Wait a minute… Anybody remember this, Anthem Partners With CVS Health To Launch New PBM , basically CVS (Caremark) will be Anthem’s backroom PBM meaning “CVS will process claims and handle related ‘prescription fulfillment.'” Now, CVS is allegedly closing in on a deal to Buy Aetna. Let’s lay out some facts:
CVS Health is in retail healthcare, owns a Pharmacy Benefit Manager (Caremark), partnered with Anthem to be their backroom Pharmacy Benefit Manager for IngenioRx, and closing in on a deal to purchase Aetna. Think for yourself, but definitely seems like there might be a conflict of interest there.
In a recent turn of events, pharmaceutical company Pfizer filed a lawsuit against Johnson & Johnson over anticompetitive pricing allegations. Long story short, Pfizer has a biosimilar that competes with a Johnson & Johnson drug. Pfizer claims that J&J has made “’exclusionary contracts’ for Remicade with health insurers, hospitals and clinics effectively prevented them from offering Pfizer’s lower-priced copy so they could retain rebates and other J&J perks.”
“If such tactics are widespread, and I suspect they are, the Pfizer case will be the beginning of a wave of cases, challenging a behavior that helps drug companies erect competition-free zones, long after a drug’s patent has expired,” said Robin Feldman, director of the Institute for Innovation Law at the University of California Hastings.
The idea is that if these contracts are in place they prevent employer groups, employees, even the government from having the option to pick the lower priced drug. What is worse is this lawsuit concerns only two competing drugs. Now imagine there are hundreds of high cost drugs out there that could quite possibly currently be steered away from the cheaper version through similar contracts in what seems like an effort to keep a bigger slice of the pie.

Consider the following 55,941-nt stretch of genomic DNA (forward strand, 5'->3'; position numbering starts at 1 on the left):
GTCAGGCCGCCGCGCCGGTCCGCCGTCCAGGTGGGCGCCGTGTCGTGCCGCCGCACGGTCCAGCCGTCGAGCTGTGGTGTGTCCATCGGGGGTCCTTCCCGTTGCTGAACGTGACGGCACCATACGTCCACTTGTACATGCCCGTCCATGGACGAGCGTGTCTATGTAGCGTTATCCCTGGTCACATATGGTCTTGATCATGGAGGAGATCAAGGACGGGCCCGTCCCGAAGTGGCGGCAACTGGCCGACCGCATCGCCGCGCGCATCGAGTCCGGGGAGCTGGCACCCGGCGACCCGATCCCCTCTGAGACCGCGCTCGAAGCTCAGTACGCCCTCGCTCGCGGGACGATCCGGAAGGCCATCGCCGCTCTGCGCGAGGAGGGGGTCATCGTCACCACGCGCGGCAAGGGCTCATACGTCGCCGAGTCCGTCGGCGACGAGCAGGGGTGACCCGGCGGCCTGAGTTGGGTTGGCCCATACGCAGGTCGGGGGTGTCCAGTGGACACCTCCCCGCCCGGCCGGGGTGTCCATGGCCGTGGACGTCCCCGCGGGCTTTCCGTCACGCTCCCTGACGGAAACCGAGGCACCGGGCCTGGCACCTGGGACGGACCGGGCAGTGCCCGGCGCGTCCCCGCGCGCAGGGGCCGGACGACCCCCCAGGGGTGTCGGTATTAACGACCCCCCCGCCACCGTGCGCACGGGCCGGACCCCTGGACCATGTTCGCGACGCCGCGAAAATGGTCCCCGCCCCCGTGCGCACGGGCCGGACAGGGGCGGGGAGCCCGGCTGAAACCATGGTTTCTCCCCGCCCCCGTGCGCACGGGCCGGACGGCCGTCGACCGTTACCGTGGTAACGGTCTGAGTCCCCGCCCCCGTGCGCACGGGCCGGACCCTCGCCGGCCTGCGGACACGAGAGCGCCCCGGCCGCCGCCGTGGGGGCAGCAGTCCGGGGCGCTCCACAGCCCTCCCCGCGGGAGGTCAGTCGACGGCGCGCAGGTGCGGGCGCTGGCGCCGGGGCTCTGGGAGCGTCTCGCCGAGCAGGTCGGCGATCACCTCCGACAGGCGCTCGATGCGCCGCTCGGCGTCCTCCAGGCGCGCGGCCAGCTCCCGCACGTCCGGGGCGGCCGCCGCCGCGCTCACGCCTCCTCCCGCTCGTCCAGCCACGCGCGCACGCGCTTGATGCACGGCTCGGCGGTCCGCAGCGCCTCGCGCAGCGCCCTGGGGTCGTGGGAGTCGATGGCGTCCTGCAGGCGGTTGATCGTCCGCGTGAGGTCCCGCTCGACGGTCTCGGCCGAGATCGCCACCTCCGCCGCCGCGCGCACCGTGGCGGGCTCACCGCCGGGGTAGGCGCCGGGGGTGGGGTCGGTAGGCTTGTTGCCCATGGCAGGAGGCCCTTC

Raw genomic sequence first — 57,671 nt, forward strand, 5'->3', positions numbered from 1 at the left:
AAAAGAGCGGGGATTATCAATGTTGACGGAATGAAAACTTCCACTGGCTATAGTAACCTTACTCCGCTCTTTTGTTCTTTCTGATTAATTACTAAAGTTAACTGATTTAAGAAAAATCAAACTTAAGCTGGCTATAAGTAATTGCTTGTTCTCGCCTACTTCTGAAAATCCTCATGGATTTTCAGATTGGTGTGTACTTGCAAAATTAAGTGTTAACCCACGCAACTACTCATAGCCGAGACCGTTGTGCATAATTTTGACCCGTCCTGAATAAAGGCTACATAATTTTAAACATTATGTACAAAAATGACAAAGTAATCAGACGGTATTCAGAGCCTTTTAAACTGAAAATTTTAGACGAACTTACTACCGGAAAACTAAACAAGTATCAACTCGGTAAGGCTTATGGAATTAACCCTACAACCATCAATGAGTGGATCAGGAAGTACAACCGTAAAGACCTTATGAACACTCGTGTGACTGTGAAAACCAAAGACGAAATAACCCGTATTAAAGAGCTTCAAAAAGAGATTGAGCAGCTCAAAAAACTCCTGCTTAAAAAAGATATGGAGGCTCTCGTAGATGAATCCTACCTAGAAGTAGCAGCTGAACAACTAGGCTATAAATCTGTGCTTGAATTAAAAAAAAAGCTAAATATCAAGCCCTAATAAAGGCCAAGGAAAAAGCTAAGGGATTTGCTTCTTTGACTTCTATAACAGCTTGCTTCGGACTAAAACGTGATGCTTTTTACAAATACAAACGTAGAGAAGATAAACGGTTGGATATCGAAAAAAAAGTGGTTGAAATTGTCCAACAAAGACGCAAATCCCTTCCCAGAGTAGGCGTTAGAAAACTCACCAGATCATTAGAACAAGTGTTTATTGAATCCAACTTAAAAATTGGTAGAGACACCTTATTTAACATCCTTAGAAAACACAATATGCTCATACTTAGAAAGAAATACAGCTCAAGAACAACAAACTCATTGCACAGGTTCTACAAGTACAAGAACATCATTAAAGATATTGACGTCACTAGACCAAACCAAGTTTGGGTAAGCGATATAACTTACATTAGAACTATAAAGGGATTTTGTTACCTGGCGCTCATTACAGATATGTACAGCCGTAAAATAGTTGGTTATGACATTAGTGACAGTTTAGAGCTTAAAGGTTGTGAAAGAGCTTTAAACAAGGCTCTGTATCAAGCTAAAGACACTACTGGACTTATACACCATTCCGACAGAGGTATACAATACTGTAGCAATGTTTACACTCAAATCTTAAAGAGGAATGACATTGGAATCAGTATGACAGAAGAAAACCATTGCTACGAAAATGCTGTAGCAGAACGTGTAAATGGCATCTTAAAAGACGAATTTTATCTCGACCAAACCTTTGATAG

Does this sound all to familiar with some other companies in the pharmaceutical industry?
Check this out, Mylan hit with racketeering suit over big price hikes of EpiPen.
US charging 412 in health fraud schemes worth $1.3 billion
In recent news, more than 400 people have found themselves in a narcotic scandal worth over a billion dollars. These people were illegally billing Medicare, Medicaid and health insurance programs that were serving members of the armed forces. In one situation, “A Florida rehab facility is alleged to have recruited addicts with gift cards and visits to strip clubs, leading to $58 million in false treatments and tests.” Absolutely unacceptable.
Jeff Sessions, Attorney General, explains:
“They seem oblivious to the disastrous consequences of their greed. Their actions not only enrich themselves, often at the expense of taxpayers, but also feed addictions and cause addictions to start,” Sessions said.
To put the blame on one aspect of the waste and abuse in the healthcare industry is wrong. The waste and abuse is coming from multiple lines of business. The reoccurring theme for pharmaceuticals, insurance companies, brokers, physicians, etc. is that at some point the leaders of these companies get greedy. We have all heard the same song and dance. Clearly there are a lot of issues in the healthcare industry. The best thing to do in an industry that is wrought with waste and abuse is to be a good person. Do the right thing even when nobody is looking.
Rising Healthcare Costs Hurts Retirement Contributions
Cost sharing efforts from employers are beginning to dig into retirement savings for many employees.
“According to Bank of America Merrill Lynch’s ‘2017 Workplace Benefits Report’ 79% of employees experienced an increase in healthcare costs last year, leading 63% of women and 62% of men to decrease their retirement-savings contributions.”